Short note on UAE and Saudi Arabian interests and footprint in Al-Mahra and the “power struggle over the provision of security in the region” between them.
The ongoing war in Yemen has wreaked havoc on much of the country, crumbling centuries old buildings, destroying critical infrastructure and leaving countless civilians dead. Fighting has extended to many corners of the country. Some areas, however, have managed to avoid the brunt of the war, mostly by virtue of their isolation and sparse population rather than a lack of strategic importance.
One such place is Yemen’s easternmost governorate, al-Mahra. Al-Mahra is second only to the governorate of Hadramawt in terms of size and runs the entire length of the border with Oman, from the Arabian Sea to Saudi Arabia’s southern border. Its size and geographic position along the border of both Saudi Arabia and Oman make the governorate a sought-after zone of control not only during the war but also whenever hostilities do subside. As such, al-Mahra is quickly becoming the site of a power struggle over the provision of security in the region, raising further questions as to the longer-term implications surrounding Saudi and Emirati interests and the proliferation of UAE-trained security forces.
Other resources you may be interested in:
Changing Local Governance in Yemen The areas under the control of the internationally recognised government
Following a brief overview of local governance in Yemen since unification in 1990 for background, this report analyses the current situation in areas under the control of the internationally recognized government, focusing on changes in decision-making, changes in revenues, and changes in services. It closes with a consideration of the implications of these changes for […]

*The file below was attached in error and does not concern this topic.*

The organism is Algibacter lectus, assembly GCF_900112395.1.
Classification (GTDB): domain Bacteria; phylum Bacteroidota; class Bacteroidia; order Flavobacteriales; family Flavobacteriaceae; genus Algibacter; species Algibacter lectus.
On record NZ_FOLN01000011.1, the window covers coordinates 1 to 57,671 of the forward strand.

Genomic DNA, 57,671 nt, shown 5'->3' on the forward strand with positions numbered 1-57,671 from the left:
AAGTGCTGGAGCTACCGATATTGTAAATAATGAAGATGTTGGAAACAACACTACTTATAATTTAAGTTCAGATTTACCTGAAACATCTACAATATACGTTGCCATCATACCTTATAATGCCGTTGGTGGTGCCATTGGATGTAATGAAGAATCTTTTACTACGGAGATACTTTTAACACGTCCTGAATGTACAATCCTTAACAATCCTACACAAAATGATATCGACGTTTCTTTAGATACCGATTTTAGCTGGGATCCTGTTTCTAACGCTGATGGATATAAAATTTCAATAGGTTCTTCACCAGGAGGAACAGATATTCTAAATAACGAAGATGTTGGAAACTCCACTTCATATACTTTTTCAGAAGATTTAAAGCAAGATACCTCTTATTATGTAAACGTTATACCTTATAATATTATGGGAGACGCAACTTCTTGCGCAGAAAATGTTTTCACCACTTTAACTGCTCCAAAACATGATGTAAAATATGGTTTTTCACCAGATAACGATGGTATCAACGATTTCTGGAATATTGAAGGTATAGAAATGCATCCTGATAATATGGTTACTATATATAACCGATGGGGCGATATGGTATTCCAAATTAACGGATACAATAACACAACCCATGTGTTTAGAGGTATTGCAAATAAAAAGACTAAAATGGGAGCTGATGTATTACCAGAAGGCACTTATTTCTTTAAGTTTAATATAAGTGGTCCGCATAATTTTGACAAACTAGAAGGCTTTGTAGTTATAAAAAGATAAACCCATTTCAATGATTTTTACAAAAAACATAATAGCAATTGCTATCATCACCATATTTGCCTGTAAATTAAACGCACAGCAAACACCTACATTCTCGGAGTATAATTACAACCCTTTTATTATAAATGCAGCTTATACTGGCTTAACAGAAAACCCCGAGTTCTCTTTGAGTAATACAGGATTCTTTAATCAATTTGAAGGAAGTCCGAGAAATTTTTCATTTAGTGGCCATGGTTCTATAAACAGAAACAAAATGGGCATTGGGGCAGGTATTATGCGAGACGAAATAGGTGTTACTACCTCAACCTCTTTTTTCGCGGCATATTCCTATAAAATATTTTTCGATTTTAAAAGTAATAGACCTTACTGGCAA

This report identifies the key environmental issues facing the populations of Hadhramawt and Al Mahra today, based on interviews conducted in the two governorates. It highlights that formerly exceptional droughts, floods and typhoons have become common phenomena and that such disasters, alognside other environmental concerns, represent additional stressors on communities, local administrations and existing institutions […]
This article argues that practices of corruption and nepotism of Hadhramawt’s local authority which coincide with a rise of prices, lack of services and increasing poverty levels, is fueling people’s distrust into the government and driving them towards Hadhrami independence.